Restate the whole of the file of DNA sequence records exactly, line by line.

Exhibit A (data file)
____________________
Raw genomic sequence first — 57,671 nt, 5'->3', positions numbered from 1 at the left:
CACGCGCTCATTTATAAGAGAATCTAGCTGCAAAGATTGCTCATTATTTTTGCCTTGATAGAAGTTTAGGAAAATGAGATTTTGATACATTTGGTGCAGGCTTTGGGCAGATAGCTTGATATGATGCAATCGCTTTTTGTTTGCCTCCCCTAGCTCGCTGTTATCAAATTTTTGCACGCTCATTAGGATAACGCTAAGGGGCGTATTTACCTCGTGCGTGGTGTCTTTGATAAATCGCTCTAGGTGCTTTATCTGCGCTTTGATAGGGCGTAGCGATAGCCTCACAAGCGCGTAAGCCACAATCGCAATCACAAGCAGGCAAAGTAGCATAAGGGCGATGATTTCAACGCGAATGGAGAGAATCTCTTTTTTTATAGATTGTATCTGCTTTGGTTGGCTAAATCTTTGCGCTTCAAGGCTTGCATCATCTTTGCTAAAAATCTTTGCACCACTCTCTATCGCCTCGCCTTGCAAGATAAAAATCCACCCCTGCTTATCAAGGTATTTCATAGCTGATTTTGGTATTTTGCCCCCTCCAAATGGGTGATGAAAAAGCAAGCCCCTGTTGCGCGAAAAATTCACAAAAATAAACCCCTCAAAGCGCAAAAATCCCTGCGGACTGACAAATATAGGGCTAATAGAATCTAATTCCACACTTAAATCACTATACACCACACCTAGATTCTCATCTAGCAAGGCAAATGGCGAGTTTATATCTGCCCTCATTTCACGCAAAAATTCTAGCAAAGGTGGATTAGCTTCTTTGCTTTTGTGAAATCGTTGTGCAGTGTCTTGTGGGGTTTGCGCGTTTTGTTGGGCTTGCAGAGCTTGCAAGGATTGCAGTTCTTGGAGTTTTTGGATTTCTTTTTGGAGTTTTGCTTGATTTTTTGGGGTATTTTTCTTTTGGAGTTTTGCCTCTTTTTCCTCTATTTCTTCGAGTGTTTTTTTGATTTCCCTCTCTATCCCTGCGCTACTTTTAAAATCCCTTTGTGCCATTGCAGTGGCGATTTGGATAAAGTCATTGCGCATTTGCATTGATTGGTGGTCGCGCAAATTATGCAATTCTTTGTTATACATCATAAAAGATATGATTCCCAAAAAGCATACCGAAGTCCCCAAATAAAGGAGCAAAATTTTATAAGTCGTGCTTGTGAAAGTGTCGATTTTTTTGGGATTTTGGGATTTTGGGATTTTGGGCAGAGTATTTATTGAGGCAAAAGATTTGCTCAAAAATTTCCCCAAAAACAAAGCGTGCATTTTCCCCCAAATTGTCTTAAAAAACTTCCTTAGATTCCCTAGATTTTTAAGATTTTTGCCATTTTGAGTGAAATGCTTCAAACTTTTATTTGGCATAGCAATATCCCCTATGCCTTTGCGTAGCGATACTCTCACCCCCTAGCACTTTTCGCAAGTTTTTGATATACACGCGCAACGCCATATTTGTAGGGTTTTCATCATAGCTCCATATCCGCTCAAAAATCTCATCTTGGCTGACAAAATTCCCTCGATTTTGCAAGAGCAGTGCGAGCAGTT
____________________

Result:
Raw genomic sequence first — 57,671 nt, 5'->3', positions numbered from 1 at the left:
CACGCGCTCATTTATAAGAGAATCTAGCTGCAAAGATTGCTCATTATTTTTGCCTTGATAGAAGTTTAGGAAAATGAGATTTTGATACATTTGGTGCAGGCTTTGGGCAGATAGCTTGATATGATGCAATCGCTTTTTGTTTGCCTCCCCTAGCTCGCTGTTATCAAATTTTTGCACGCTCATTAGGATAACGCTAAGGGGCGTATTTACCTCGTGCGTGGTGTCTTTGATAAATCGCTCTAGGTGCTTTATCTGCGCTTTGATAGGGCGTAGCGATAGCCTCACAAGCGCGTAAGCCACAATCGCAATCACAAGCAGGCAAAGTAGCATAAGGGCGATGATTTCAACGCGAATGGAGAGAATCTCTTTTTTTATAGATTGTATCTGCTTTGGTTGGCTAAATCTTTGCGCTTCAAGGCTTGCATCATCTTTGCTAAAAATCTTTGCACCACTCTCTATCGCCTCGCCTTGCAAGATAAAAATCCACCCCTGCTTATCAAGGTATTTCATAGCTGATTTTGGTATTTTGCCCCCTCCAAATGGGTGATGAAAAAGCAAGCCCCTGTTGCGCGAAAAATTCACAAAAATAAACCCCTCAAAGCGCAAAAATCCCTGCGGACTGACAAATATAGGGCTAATAGAATCTAATTCCACACTTAAATCACTATACACCACACCTAGATTCTCATCTAGCAAGGCAAATGGCGAGTTTATATCTGCCCTCATTTCACGCAAAAATTCTAGCAAAGGTGGATTAGCTTCTTTGCTTTTGTGAAATCGTTGTGCAGTGTCTTGTGGGGTTTGCGCGTTTTGTTGGGCTTGCAGAGCTTGCAAGGATTGCAGTTCTTGGAGTTTTTGGATTTCTTTTTGGAGTTTTGCTTGATTTTTTGGGGTATTTTTCTTTTGGAGTTTTGCCTCTTTTTCCTCTATTTCTTCGAGTGTTTTTTTGATTTCCCTCTCTATCCCTGCGCTACTTTTAAAATCCCTTTGTGCCATTGCAGTGGCGATTTGGATAAAGTCATTGCGCATTTGCATTGATTGGTGGTCGCGCAAATTATGCAATTCTTTGTTATACATCATAAAAGATATGATTCCCAAAAAGCATACCGAAGTCCCCAAATAAAGGAGCAAAATTTTATAAGTCGTGCTTGTGAAAGTGTCGATTTTTTTGGGATTTTGGGATTTTGGGATTTTGGGCAGAGTATTTATTGAGGCAAAAGATTTGCTCAAAAATTTCCCCAAAAACAAAGCGTGCATTTTCCCCCAAATTGTCTTAAAAAACTTCCTTAGATTCCCTAGATTTTTAAGATTTTTGCCATTTTGAGTGAAATGCTTCAAACTTTTATTTGGCATAGCAATATCCCCTATGCCTTTGCGTAGCGATACTCTCACCCCCTAGCACTTTTCGCAAGTTTTTGATATACACGCGCAACGCCATATTTGTAGGGTTTTCATCATAGCTCCATATCCGCTCAAAAATCTCATCTTGGCTGACAAAATTCCCTCGATTTTGCAAGAGCAGTGCGAGCAGTT